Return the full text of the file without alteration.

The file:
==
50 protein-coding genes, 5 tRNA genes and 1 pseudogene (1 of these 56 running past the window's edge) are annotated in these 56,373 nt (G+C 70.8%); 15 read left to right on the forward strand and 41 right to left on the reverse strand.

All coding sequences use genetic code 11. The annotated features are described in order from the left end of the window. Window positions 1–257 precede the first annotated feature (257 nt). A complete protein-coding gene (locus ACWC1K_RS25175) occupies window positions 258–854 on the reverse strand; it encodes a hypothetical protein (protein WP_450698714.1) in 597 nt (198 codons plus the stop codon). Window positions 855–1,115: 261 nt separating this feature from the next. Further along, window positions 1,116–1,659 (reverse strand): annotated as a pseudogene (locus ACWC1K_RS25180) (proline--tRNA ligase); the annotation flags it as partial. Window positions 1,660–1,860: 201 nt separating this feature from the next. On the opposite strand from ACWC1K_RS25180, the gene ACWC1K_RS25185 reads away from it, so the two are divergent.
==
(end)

50 protein-coding genes, 5 tRNA genes and 1 pseudogene (1 of these 56 running past the window's edge) are annotated in these 56,373 nt (G+C 70.8%); 15 read left to right on the forward strand and 41 right to left on the reverse strand.

All coding sequences use genetic code 11. The annotated features are described in order from the left end of the window. Window positions 1–257 precede the first annotated feature (257 nt). A complete protein-coding gene (locus ACWC1K_RS25175) occupies window positions 258–854 on the reverse strand; it encodes a hypothetical protein (protein WP_450698714.1) in 597 nt (198 codons plus the stop codon). Window positions 855–1,115: 261 nt separating this feature from the next. Further along, window positions 1,116–1,659 (reverse strand): annotated as a pseudogene (locus ACWC1K_RS25180) (proline--tRNA ligase); the annotation flags it as partial. Window positions 1,660–1,860: 201 nt separating this feature from the next. On the opposite strand from ACWC1K_RS25180, the gene ACWC1K_RS25185 reads away from it, so the two are divergent.